The ex-girlfriend of Babes in the Wood murderer Russell Bishop who is accused of lying over a key piece of evidence 32 years ago intends to claim she was under duress, a court has heard.
Jennifer Johnson is accused of offences relating to Bishop’s 1987 prosecution, the trial of which ended in him being controversially acquitted.
It was not until 2018 that he was finally brought to justice for the brutal killing of schoolgirls Karen Hadaway and Nicola Fellows.
Karen and Nicola were nine years old when they were found sexually assaulted and strangled in a woodland den in Brighton, East Sussex, in October 1986.
The horrific crime shocked the community and the decades-long wait for justice caused anguish for the girls’ families.
Johnson, now 54, is alleged to have lied to the first trial and claimed that a blue Pinto sweatshirt did not belong to Bishop and that she had never seen it before, according to the charge.
She is charged with wilfully making a false statement in judicial proceedings under the Perjury Act and committing an act or series of acts with intent to pervert the course of justice.
Johnson, of Saunders Park View in Brighton, appeared at Lewes Crown Court on Thursday via Skype but was unable to enter pleas because of what the judge said were “extremely unsatisfactory” technical issues.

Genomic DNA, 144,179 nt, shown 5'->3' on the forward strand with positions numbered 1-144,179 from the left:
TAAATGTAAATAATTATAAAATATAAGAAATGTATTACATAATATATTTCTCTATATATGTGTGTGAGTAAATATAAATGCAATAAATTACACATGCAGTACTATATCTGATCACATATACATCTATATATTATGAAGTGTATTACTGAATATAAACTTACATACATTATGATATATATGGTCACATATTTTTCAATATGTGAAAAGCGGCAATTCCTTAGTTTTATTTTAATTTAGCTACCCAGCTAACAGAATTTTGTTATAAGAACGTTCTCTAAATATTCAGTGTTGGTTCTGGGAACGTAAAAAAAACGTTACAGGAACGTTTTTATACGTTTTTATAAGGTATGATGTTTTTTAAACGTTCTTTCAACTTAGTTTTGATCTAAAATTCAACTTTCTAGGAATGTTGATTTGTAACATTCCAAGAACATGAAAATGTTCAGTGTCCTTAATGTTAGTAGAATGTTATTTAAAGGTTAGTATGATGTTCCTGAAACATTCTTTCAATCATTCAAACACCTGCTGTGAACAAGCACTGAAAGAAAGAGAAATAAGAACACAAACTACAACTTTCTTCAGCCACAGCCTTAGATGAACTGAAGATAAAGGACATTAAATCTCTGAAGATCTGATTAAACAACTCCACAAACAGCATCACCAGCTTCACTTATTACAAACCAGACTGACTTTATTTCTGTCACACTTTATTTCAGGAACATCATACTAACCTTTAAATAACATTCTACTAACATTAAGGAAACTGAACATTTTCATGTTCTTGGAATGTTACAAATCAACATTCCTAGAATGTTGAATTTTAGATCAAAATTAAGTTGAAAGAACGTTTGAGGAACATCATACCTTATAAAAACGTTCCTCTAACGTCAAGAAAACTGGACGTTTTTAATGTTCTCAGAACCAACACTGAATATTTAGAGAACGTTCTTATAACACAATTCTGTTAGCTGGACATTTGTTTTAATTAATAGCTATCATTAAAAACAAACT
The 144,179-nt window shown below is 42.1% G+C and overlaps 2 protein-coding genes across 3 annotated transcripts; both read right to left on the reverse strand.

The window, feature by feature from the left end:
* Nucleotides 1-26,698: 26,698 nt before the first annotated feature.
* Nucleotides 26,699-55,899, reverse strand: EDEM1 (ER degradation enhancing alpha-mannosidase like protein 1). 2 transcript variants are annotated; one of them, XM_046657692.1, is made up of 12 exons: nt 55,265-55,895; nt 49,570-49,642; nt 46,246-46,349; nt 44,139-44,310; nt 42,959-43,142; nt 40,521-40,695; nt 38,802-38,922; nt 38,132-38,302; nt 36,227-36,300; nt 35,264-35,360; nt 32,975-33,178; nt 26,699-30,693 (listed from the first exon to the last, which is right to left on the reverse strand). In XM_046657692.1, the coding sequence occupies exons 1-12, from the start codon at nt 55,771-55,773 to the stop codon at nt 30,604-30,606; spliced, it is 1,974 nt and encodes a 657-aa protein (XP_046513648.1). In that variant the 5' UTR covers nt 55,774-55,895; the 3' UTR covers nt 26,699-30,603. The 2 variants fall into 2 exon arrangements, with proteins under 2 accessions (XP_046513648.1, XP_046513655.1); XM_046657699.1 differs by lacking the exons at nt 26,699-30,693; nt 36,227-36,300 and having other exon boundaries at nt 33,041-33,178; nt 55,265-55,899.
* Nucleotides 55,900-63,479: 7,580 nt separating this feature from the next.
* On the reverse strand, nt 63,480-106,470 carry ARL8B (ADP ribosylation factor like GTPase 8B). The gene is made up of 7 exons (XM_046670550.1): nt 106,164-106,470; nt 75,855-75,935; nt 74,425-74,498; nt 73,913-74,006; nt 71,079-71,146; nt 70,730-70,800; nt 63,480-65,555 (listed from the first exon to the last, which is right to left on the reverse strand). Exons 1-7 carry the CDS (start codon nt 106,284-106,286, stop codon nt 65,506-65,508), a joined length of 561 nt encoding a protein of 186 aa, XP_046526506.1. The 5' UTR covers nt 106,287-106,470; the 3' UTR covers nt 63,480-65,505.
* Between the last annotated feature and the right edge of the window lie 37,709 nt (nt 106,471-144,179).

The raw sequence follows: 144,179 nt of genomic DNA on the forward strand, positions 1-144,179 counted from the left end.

Johnson was briefly visible in the Skype hearing – her face covered by glasses and a face mask – but her video cut out before she could enter pleas.
The court heard that she intends to plead not guilty to the two charges, and that she will be running a defence of duress.
A provisional trial date of March 22 2021 was set and Johnson was told to appear in court in person on Wednesday for a further hearing.
Within three years of his 1987 acquittal, Bishop went on to kidnap, molest and throttle a seven-year-old girl, leaving her for dead at Devil’s Dyke.
While serving life for attempted murder for that offence, Bishop was ordered to face a fresh trial in light of a DNA breakthrough.
The new trial was only possible after double jeopardy laws in England were changed in 2003.
In 2018 the convicted paedophile was found guilty of killing the two schoolgirls, bringing to an end their families’ long fight for justice.